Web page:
Most people have heard of hard water and know that it’s not any good for your home. But fewer people understand exactly where hard water comes from and how it causes damage. In this post, we’ll go over all of the above to make you a professional on the subject.
What Is It?
Long before water becomes part of the municipal drinking supply, it first must go through nature. As river water runs through rock and soil, it dissolves and picks up various minerals. Calcium and magnesium are the most common. As the amount of calcium and magnesium in the water increases, the water becomes “hard.”
Soft water, on the other hand, doesn’t pick up these minerals nearly as much. This is often the case with rainwater, which comes from the sky clean of minerals and doesn’t have to travel through as much rock and soil before becoming part of your municipal water supply.
The levels of hard and soft water you’ll find in the water often depends on the region. Water from the Midwest tends to collect the most.
How it Affects Your Plumbing
As hard water travels, it leaves behind traces of calcium and magnesium. Repeated exposure results in buildup. Now, combine that with the steady and constant flow of hard water through your pipes, and you’re looking at a formula for blockage in your plumbing. In extreme cases, your pipes can become so blocked with buildup that they burst.
More often though, the biggest problem with hard water on pipes is the gradual corrosion. Corrosion occurs when the calcium and magnesium buildups start eating through the pipe. This leads to small, pinhole leaks that will get bigger as the corrosion worsens.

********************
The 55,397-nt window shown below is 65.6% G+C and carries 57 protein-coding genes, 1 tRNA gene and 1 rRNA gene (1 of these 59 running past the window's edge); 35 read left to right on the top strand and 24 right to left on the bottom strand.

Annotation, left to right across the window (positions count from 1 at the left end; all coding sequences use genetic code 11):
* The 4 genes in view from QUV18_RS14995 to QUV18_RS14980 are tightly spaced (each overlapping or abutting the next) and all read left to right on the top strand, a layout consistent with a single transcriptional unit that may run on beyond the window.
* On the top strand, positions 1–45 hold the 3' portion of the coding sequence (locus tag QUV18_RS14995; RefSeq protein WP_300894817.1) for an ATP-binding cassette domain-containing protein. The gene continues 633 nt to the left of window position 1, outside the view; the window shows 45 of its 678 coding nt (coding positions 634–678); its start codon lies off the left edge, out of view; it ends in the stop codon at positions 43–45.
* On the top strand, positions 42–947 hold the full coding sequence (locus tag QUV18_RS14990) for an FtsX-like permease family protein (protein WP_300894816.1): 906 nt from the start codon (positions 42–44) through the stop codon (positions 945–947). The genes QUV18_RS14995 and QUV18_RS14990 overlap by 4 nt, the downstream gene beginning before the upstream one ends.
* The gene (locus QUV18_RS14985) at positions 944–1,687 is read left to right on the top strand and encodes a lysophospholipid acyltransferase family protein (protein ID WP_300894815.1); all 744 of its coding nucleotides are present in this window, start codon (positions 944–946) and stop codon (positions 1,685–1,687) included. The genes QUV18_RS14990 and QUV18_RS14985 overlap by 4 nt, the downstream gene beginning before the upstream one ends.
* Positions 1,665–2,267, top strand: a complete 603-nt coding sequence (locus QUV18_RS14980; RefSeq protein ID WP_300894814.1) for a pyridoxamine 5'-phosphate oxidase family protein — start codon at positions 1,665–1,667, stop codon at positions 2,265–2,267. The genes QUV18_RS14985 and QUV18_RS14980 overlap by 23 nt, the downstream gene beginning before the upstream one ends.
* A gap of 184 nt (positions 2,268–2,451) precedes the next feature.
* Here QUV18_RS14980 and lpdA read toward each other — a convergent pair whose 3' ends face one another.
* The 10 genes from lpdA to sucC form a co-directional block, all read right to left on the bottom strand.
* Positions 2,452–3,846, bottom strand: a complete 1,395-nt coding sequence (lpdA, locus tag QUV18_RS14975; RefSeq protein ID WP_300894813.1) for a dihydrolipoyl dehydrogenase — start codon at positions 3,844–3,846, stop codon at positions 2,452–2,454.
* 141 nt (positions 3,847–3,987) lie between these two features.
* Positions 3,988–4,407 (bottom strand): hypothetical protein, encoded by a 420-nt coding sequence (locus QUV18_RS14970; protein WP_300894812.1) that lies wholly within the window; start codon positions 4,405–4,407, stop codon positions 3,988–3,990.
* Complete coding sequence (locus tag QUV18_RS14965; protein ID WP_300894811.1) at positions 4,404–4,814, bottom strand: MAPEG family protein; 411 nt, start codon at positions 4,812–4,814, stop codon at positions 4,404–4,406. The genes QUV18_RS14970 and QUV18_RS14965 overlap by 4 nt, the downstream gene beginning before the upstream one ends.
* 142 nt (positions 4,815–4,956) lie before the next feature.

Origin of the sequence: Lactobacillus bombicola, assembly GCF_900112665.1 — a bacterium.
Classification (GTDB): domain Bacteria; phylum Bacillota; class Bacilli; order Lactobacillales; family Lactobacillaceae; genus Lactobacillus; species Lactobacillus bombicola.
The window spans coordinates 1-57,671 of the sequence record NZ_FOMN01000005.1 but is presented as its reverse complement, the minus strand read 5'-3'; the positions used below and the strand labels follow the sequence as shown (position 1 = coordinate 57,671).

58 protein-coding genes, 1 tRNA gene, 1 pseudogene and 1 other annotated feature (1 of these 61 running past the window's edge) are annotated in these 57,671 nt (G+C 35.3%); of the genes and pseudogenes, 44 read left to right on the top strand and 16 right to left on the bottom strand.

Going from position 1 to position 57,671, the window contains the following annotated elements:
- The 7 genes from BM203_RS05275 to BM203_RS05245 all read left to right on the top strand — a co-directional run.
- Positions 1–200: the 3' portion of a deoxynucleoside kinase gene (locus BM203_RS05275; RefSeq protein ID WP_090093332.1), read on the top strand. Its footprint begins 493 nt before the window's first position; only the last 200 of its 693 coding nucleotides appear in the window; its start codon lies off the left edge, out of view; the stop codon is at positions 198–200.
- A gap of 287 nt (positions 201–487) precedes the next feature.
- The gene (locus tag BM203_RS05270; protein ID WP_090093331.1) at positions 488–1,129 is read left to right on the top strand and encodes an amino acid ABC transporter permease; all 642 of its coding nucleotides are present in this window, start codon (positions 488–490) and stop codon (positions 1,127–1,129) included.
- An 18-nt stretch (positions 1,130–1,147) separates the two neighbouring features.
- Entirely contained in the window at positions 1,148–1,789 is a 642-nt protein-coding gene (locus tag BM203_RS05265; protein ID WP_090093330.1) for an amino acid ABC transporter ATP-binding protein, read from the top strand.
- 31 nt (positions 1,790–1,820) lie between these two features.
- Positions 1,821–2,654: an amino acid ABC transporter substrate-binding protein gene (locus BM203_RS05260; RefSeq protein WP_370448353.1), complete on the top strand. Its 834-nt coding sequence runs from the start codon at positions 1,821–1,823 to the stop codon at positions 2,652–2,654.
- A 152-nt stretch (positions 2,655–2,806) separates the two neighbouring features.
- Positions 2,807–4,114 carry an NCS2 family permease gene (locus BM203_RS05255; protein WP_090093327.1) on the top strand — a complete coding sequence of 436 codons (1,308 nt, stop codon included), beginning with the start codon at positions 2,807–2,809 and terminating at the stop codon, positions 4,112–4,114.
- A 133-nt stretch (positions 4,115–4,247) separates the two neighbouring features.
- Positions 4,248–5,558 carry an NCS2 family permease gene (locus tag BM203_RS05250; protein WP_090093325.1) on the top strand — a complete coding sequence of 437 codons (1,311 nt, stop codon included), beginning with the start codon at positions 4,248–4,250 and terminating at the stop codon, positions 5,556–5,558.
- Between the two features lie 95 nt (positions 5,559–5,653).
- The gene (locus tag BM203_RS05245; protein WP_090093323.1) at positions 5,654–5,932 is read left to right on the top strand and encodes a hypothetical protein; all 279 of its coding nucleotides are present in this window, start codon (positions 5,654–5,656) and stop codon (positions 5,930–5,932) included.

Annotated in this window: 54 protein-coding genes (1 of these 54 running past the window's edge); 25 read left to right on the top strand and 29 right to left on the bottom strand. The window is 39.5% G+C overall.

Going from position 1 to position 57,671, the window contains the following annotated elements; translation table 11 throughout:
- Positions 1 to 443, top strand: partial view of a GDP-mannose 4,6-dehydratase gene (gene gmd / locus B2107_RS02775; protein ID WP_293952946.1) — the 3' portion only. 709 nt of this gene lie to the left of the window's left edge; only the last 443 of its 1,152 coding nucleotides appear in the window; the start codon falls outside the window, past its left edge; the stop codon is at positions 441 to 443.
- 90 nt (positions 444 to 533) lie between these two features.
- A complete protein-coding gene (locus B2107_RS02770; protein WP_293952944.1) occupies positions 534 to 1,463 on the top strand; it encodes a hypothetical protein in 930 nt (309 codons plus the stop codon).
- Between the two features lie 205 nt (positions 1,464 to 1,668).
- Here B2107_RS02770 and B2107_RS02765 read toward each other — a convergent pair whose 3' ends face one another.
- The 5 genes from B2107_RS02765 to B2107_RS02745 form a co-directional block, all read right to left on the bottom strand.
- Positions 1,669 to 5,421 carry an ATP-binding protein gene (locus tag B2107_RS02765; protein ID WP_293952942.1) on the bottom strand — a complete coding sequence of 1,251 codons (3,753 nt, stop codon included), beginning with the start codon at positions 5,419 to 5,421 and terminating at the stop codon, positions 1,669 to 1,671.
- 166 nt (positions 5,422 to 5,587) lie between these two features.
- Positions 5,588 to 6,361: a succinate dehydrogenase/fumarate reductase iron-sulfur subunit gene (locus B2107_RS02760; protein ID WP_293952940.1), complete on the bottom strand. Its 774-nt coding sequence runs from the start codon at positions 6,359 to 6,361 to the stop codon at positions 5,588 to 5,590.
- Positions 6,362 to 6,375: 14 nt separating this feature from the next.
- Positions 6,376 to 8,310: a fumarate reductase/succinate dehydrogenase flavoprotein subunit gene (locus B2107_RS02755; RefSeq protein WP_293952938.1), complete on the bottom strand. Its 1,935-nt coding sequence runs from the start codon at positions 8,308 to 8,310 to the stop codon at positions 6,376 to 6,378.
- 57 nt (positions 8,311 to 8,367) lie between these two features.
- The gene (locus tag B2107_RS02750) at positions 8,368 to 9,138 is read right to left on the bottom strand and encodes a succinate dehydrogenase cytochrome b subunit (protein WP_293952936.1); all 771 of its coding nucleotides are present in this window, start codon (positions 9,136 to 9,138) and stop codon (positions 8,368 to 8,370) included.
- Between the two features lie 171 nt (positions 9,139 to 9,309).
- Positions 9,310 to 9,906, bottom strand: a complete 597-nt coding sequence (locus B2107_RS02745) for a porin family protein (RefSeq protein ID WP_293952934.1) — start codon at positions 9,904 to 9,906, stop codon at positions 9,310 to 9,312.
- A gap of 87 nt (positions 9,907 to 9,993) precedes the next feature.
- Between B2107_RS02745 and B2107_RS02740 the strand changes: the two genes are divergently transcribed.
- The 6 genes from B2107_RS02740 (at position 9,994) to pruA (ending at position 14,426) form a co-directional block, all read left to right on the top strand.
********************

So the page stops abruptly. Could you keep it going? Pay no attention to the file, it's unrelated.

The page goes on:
Since the hard water itself is the cause of the corrosion, you can expect that a similar process is going on through pipes in your whole home. Corrosion that affects many pipelines can eventually call for repiping services.
Hard water can affect every appliance in your home that’s connected to the water main. One common victim is your water heater.
Over time, the hard water’s mineral deposits will collect at the bottom of your water heater’s tank. This will create a layer of sediment that can cause a couple of problems.
For one, it will decrease the efficiency of the water heater. The sediment layer creates a barrier between the burner and the water, forcing the heater to work harder to keep the water warm. Second, it can create pockets of heat beneath the sediment. When these spots get too hot, they can damage the tank and create leaks.
What to Do About Hard Water
It’s important to note that hard water isn’t critical to your health, but as stated above, it will do damage to your plumbing over time. The best course of action is to stop the problem at the source by installing a water softener.
There are many types of water filtration systems in Salt Lake City, UT that you could install to remove contaminants from your water, but not all of them remove minerals from the water. In this case, a water softener is the most logical option. It directly trades the magnesium and calcium for sodium ions, removing it before it ever reaches your pipes.
Do you need a water softener or other water filtration device? Contact At Your Service Plumbing, Heating & Air today!